Investing in the shares, which are up 8% since the election, is seen as a bet on U.S. growth
Warren Buffett was one of Donald Trump’s biggest critics during the final months of the presidential campaign. Now
he is one of the biggest beneficiaries of a Trump-influenced market rally boosting the value of everything from banks to
Berkshire, which owns traditional businesses such as insurers, railroads, utilities and manufacturers, stands in
the echelon of tech giants. It is the fourth-biggest U.S. company by market capitalization, according to FactSet, below
Apple Inc., Alphabet Inc. and Microsoft Corp. Mr. Buffett, Berkshire’s chairman and biggest shareholder, is the world’s
third-richest man, according to Forbes.
U.S. stocks have risen since the presidential election on the expectation that Mr. Trump’s administration and
Republican leadership in Congress will roll back taxes and regulations. The S&P 500 has gained 3% to 2204.71 from Nov. 8
In that period, Berkshire Class A and Class B shares have both risen about 8%. Both classes of shares rose Monday,
with A shares up 0.4% to $240,000 and Class B up 0.5% to $160.21.
Mr. Buffett, a Democrat, campaigned for Hillary Clinton and criticized Mr. Trump during the campaign. After Mr.
Trump alleged at a presidential debate that Mr. Buffett had taken a "massive" deduction on his taxes, Mr. Buffett
publicly released his personal tax information and challenged the Republican candidate to do the same.
Mr. Buffett didn’t respond to a request for comment. In April, he told shareholders that Berkshire would "continue
to do fine" no matter which candidate was elected president. Following the election, Mr. Buffett told CNN that his
investing decisions had been unaffected by the election and that Mr. Trump "deserves everybody’s respect."
"The stock market will be higher 10, 20, 30 years from now," Mr. Buffett said in a CNN interview aired Nov. 11. "It
would have been with Hillary, and it will be with Trump."
Helping drive Berkshire’s stock higher is a broad exposure to the financial industry through its ownership of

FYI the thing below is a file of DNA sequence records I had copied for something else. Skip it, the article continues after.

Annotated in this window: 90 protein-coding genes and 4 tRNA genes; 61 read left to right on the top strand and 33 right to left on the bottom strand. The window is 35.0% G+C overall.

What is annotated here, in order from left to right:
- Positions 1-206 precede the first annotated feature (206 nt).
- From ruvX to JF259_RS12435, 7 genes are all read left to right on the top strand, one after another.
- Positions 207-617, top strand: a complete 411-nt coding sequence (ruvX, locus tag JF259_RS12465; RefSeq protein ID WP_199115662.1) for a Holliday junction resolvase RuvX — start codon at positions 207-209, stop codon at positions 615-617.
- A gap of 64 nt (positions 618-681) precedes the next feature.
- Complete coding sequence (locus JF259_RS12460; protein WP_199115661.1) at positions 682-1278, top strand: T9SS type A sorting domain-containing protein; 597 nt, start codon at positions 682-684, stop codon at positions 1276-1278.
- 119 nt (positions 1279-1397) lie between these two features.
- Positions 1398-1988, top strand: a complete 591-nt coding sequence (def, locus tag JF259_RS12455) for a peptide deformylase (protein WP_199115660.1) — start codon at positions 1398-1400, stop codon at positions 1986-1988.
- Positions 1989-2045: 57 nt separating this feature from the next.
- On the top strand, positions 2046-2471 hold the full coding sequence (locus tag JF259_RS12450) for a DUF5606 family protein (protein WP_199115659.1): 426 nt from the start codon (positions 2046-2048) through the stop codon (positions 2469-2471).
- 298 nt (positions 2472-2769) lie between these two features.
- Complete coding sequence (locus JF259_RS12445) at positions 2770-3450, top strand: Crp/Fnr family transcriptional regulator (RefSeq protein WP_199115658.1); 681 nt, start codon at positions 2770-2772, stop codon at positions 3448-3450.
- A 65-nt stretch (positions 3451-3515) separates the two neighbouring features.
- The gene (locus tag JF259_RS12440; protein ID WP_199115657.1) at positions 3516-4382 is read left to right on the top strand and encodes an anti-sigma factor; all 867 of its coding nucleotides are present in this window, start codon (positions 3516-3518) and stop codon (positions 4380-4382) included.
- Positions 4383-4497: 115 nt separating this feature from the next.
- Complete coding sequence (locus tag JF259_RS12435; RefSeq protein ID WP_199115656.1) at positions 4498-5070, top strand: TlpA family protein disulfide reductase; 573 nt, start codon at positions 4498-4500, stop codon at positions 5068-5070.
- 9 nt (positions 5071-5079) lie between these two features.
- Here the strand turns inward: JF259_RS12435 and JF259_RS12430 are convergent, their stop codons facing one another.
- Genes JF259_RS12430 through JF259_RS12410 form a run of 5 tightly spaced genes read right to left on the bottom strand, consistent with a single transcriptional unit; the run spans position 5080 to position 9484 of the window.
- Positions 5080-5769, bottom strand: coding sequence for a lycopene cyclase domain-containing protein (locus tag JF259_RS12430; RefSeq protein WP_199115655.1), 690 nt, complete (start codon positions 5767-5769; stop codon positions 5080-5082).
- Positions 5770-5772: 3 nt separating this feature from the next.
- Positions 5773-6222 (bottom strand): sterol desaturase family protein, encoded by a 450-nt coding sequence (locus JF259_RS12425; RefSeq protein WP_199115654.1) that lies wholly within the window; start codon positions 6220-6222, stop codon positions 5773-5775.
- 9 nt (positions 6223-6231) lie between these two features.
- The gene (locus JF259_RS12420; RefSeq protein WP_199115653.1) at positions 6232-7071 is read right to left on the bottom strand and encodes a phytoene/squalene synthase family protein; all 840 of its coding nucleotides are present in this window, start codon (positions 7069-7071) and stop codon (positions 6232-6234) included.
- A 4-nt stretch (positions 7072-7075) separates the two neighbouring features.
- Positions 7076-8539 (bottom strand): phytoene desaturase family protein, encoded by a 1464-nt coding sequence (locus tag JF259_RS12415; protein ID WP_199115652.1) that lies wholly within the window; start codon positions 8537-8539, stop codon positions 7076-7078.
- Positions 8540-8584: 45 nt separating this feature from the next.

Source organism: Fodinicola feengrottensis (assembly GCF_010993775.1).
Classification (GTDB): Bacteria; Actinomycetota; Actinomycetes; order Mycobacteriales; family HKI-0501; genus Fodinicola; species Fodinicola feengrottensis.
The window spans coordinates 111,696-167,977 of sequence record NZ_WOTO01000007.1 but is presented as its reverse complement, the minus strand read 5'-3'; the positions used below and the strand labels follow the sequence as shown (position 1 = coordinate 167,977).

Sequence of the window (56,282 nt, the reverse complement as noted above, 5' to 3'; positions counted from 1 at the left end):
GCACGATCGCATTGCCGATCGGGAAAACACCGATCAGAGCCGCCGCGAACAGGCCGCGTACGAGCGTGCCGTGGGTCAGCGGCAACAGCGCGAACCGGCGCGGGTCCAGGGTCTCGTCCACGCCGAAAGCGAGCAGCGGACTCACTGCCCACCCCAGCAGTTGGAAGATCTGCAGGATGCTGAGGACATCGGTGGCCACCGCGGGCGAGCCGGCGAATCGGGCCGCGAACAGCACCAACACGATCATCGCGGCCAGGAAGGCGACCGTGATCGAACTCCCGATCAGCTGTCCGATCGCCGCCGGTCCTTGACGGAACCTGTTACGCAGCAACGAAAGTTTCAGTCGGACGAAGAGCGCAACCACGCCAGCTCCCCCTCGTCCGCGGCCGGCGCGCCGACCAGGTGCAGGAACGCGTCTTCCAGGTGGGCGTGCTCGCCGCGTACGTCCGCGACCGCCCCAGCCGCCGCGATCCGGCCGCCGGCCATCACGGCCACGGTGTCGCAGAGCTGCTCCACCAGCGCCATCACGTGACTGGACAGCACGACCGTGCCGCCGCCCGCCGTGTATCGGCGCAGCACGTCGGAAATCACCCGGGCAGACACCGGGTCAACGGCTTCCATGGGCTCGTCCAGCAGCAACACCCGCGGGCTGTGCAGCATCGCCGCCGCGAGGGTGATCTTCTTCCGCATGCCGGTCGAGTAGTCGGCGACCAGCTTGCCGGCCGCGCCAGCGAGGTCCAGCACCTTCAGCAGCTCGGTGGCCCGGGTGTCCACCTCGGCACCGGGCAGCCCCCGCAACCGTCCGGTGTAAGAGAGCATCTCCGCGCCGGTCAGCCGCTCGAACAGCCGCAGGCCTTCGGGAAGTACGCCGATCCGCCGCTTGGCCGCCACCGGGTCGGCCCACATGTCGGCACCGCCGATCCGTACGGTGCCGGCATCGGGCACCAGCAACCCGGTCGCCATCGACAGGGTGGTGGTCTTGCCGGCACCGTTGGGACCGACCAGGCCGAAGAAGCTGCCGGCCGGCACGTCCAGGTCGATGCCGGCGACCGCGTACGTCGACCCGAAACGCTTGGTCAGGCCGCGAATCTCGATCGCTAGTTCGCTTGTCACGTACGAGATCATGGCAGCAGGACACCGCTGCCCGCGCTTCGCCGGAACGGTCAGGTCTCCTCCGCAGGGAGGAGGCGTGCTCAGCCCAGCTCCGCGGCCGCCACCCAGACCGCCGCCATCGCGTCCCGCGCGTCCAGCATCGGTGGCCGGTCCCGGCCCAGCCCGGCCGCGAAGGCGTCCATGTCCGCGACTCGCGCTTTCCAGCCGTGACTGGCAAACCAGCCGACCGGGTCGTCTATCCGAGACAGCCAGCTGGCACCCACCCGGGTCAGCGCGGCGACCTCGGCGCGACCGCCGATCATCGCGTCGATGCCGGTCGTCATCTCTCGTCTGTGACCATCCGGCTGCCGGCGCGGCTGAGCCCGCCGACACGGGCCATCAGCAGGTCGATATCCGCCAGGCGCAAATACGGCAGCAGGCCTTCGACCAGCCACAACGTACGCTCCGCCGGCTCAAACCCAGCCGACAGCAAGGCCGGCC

insurance companies and banks. Notably, J.P. Morgan Chase & Co. and Goldman Sachs Group Inc. are two of the best
performers in the Dow Jones Industrial Average since the election.
Berkshire’s investment portfolio owns large stakes in financial companies including Wells Fargo & Co. and American
Express Co., and the company recently bought shares in four major U.S. airlines. Wells Fargo stock slid this fall due to
its sales-practices scandal but has risen alongside other banks since the election.
Financial firms across the market have benefited from a belief that a Trump administration will help fuel a shift
to higher interest rates, as well as push for less onerous regulation of the industry, according to analysts.
An investment in Berkshire is also a bet on U.S. growth, given the firm’s broad diversification. Berkshire sells
electricity, furniture, cars, newspapers and other goods through its subsidiary companies. Its BNSF Railway Co. is one
of the biggest in the U.S.
"There is this sense that after this surprise election, under President Trump there will be more rapid growth than
there would have been otherwise," said Meyer Shields, managing director at Keefe, Bruyette & Woods. "Berkshire is
represented in all elements of the economy."
Mr. Buffett built Berkshire Hathaway, originally a New England textiles company, into a powerhouse over five
decades through long-term stock investments and dozens of acquisitions. One of the company’s enduring advantages has
been its ability to profitably invest "float," the cash given to the company as insurance premiums that doesn’t have to
be paid out until years later. Berkshire’s insurance float stood at $91 billion at the end of the third quarter,
according to the company.
Since Mr. Buffett acquired Berkshire in 1965, its per-share market value has posted a compounded annual gain of 21%
through 2015. Class A shares are up more than 21% this year.
Some investors may be buying Berkshire shares postelection as a defensive bet because Mr. Buffett’s value-oriented
investment strategy can outperform during market routs, said Paul Lountzis, president of Lountzis Asset Management LLC,
which owns Berkshire shares.
"It’s a safe place to put your money. [Berkshire has] a broad diverse set of revenues," Mr. Lountzis said. "If we
would go into a very difficult time on the equities side, Berkshire has proven repeatedly that they are a Fort Knox."
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